Science, Tech & Environment

After his life's work burned, audio recordist links California fires to the 'extinction of whole habitats'

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A structure is seen engulfed in flames during the Camp Fire

A structure is seen engulfed in flames during the Camp Fire in Paradise, California, Nov. 8, 2018.

 

Credit:

Stephen Lam/Reuters

As the deadly Camp Fire continues to blaze, the death toll rises and a choking smoke hangs over much of northern California.

It’s the second bad wildfire year in a row for Californians, and residents spared the worst impacts of this fire are being forced to relive losses that came with last year’s.

Among them is Bernie Krause, a prolific audio recordist who has been capturing the sounds of habitats around the world for 50 years for his company Wild Sanctuary

black and white photo of Bernie Krause

Bernie Krause has been recording the sounds of wild habitats for 50 years.

Credit:

Chris Chung, Santa Rosa Press Democrat, courtesy of Bernie Krause

His Sonoma County home and everything in it was destroyed in a matter of hours late one night last October, after gusting winds brought the deadly Nuns Fire to his property outside of Glen Ellen, California.

“For the first time in my life, I realized that we were staring global warming in its malevolent eye,” Krause said. He saw the 10 acres of oak forest that surround his home catch fire in what seemed like an instant. 

“There wasn’t any place that we could look that we couldn’t see the fire,” Krause said. “It was spontaneous and everywhere.” 

Krause and his wife Kat escaped with their lives, driving over melting asphalt and through a wall of fire to safety. 

But much of his life’s work was destroyed when Krause’s home studio went up in flames. The walls of that studio and its closets were lined with old reel-to-reel tapes, digital recordings and 50 years’ worth of notebooks.

“All of the metal on the reels of tape melted,” Krause said. “It was obliterated, it was all ash.” 

One complete copy of Krause’s archive survived. He’d stored it in France just months before the fire broke out. 

But the symbolism is hard to ignore. Krause’s recordings, which capture how humans are degrading the natural world, were themselves destroyed in a wildfire that’s fueled, in part, by man-made climate change.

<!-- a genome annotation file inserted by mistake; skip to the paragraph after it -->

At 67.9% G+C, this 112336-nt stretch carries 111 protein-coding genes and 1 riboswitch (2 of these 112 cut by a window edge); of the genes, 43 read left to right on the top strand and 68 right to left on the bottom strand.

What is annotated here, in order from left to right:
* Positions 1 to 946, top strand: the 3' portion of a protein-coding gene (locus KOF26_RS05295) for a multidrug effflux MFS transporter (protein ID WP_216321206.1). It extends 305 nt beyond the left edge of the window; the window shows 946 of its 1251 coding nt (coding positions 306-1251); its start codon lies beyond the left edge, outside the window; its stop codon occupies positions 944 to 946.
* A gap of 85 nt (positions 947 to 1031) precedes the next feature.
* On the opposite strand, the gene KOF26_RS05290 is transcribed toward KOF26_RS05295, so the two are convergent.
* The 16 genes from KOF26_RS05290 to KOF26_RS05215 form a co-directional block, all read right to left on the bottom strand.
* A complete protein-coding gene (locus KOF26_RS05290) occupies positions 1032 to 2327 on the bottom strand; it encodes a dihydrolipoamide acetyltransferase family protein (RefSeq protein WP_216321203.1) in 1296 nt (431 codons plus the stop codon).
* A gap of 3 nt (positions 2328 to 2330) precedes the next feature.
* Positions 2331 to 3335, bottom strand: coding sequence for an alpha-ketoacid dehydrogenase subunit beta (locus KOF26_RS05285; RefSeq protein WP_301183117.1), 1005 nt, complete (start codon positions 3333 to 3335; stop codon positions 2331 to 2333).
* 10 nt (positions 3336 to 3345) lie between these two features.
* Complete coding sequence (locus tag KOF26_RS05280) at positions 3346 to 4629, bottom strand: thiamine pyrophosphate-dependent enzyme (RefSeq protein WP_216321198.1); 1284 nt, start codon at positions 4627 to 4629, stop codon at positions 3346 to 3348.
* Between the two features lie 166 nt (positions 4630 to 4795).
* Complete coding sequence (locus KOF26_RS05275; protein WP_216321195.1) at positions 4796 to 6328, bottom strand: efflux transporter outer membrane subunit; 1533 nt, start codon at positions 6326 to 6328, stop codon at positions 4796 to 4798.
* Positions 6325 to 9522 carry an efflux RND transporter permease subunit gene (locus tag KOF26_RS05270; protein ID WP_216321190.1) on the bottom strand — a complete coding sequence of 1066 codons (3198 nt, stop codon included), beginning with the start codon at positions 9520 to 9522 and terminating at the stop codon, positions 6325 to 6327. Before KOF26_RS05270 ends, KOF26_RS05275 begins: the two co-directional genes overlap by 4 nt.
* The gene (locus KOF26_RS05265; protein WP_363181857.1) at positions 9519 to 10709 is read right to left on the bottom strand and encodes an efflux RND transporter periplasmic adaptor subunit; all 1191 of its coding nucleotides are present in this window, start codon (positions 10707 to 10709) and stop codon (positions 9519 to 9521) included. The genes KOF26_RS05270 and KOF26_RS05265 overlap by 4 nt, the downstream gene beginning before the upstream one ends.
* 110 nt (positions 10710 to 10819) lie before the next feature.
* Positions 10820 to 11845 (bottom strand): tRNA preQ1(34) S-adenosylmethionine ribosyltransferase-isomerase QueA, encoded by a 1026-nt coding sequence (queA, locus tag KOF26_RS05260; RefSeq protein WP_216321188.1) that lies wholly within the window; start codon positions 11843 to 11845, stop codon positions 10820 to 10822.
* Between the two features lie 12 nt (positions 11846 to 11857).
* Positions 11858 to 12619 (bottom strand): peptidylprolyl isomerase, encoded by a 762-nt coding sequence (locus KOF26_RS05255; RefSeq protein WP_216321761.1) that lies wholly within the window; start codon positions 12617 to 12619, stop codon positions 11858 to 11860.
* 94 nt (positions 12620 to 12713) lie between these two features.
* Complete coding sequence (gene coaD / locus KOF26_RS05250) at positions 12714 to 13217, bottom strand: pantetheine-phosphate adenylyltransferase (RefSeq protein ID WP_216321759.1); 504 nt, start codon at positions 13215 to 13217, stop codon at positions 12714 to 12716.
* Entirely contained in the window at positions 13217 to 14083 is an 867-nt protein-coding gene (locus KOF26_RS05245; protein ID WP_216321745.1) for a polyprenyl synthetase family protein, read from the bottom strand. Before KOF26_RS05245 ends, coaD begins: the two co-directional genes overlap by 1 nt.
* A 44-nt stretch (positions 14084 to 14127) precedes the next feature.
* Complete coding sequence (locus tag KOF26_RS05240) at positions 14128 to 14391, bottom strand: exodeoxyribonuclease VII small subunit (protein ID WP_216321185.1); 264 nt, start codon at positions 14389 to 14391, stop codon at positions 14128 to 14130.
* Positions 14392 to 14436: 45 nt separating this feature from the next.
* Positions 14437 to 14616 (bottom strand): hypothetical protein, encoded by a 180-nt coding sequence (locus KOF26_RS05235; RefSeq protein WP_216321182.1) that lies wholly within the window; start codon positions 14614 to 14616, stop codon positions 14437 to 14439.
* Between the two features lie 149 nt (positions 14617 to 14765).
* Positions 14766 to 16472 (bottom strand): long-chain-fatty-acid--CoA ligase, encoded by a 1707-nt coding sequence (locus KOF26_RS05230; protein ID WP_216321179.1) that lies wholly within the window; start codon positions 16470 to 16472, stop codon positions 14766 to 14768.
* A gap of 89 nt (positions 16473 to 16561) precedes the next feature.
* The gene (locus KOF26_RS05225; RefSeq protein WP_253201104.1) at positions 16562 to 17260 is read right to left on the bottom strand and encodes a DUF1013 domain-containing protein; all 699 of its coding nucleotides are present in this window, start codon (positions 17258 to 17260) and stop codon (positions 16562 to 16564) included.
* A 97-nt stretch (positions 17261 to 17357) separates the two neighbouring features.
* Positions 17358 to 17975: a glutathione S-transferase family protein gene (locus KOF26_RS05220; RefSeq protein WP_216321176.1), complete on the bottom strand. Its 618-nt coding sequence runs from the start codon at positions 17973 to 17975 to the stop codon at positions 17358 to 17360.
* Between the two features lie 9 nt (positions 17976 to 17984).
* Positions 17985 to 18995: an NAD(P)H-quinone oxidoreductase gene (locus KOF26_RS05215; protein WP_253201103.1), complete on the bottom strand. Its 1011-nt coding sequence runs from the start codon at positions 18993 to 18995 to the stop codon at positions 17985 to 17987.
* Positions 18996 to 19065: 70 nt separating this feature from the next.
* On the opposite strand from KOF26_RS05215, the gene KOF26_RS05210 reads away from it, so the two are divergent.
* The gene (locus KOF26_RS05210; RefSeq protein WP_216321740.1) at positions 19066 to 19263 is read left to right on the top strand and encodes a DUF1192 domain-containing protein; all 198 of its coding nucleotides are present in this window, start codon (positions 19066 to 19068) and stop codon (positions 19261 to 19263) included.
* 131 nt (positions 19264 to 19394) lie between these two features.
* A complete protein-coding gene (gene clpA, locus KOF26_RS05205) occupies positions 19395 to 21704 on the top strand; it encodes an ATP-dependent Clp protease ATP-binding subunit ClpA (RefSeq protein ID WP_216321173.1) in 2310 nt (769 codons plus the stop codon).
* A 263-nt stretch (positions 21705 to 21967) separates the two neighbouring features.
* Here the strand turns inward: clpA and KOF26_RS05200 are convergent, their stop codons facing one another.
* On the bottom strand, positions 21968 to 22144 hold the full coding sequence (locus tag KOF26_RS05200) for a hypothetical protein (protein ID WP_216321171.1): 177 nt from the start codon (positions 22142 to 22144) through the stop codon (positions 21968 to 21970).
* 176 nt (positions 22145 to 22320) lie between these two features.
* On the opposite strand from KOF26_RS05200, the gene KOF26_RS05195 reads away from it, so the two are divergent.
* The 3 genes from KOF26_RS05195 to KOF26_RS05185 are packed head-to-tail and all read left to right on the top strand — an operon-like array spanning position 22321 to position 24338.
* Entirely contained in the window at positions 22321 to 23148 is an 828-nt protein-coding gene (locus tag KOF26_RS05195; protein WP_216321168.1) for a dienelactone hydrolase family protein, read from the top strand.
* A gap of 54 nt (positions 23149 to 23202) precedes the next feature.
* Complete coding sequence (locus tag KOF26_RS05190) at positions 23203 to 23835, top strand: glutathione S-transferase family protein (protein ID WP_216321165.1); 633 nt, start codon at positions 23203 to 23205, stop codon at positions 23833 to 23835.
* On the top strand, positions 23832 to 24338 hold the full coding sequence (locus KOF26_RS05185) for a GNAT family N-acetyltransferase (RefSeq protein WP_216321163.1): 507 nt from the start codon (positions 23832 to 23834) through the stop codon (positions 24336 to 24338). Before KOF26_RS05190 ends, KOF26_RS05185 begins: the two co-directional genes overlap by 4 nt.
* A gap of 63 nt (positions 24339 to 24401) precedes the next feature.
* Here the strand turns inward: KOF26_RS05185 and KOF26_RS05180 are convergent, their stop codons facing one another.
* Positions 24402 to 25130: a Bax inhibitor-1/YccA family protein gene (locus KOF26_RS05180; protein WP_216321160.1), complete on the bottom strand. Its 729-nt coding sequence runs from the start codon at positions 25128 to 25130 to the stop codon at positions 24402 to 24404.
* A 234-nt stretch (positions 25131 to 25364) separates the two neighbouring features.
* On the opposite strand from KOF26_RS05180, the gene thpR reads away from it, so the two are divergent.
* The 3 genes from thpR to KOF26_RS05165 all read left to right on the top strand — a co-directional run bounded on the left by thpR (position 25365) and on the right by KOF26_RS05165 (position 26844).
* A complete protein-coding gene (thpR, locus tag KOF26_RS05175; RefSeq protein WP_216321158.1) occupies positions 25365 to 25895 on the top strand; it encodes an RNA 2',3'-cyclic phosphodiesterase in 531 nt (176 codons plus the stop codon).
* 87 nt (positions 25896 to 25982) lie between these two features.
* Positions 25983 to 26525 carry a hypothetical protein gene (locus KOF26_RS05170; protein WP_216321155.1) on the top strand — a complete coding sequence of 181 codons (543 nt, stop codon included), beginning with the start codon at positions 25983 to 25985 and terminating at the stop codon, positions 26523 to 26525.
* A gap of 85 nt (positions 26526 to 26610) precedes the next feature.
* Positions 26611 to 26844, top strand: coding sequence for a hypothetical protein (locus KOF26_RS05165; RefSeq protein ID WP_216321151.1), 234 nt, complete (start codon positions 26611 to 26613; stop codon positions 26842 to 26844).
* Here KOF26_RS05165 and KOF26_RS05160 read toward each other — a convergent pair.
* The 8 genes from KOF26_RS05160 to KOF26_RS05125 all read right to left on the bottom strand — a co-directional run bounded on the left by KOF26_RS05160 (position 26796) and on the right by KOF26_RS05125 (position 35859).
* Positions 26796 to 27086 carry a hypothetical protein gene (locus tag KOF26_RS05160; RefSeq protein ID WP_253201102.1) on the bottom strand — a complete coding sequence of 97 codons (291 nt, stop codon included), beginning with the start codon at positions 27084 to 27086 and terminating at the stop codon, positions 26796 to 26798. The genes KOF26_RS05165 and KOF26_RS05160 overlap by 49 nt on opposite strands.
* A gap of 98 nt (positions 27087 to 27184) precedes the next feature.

“Well over 50 percent of my archive comes from habitats that are either altogether silent or they can no longer be heard in any of their original forms now,” Krause said. “In other words, this is extinction of whole habitats.”  

The rainforest habitat in Sumatra where Krause recorded orangutans bellowing is mostly gone, he says, the trees largely logged. 

The family of elephants that a colleague of Krause’s recorded drinking from a swamp in the Central African Republic were later poached. 

And an Alaskan breeding ground is growing quieter, Krause says, as climate change renders the area less hospitable for the migratory birds that have long used it.   


Flames threaten once again 

Today, little more than a year after fire took their home and almost all of their belongings, the flames are again closing in on Krause and his wife Kat.

The deadly Camp Fire is about 120 miles away from the temporary home they’re renting in Sonoma. Smoke hangs thickly over their house and the surrounding vineyards.

“We can hardly see the ridgeline, which is about a half a mile across the valley where we live, and I’m coughing from the smoke,” Krause said.

 The sun burns a dystopian red overhead.  

“It’s a very eerie kind of reddish-orange, from sunrise to sunset,” Krause said. 

And Krause, whose ear is finely tuned to pick up the sounds of nature, has noticed how quiet it is outside. Typically, fall evenings in this part of California are loud with cricket song.

But now, it’s almost silent outside. 

“Normally there’s hundreds of crickets out here vocalizing,” Krause said when he stepped out of his house on a recent evening. “But not tonight. Not any night since these fires.” 

Krause said this fire feels like deja vu after what he went through last fall, but the same feeling comes over him during many recording trips these days. 

room destroyed by fire

Bernie Krause's studio after a 2017 California wildfire destroyed his home. 

Credit:

Courtesy of Bernie Krause

“I’m getting a lot of that every time I go out into the field now,” Krause said. “I see the habitats changing, when I go back to them, they’re subtly changing in some places and radically changing in a lot of others. And that’s where I am not optimistic.” 

Krause worries many people aren’t linking the apocalyptic scenes of wildfires in California to climate change, even though scientists say they are related. California is warming up and drying out.  

“But I am hopeful,” Krause said, “that there is some young kid out there who will have an idea how to get some serious, no-fooling-around action about eliminating the use of fossil fuels.” 

For now, Krause and his wife are closely watching the fire. The couple plans to evacuate if it gets within 50 miles of their house.  

Already, their emergency bags are packed and waiting by the front door. 

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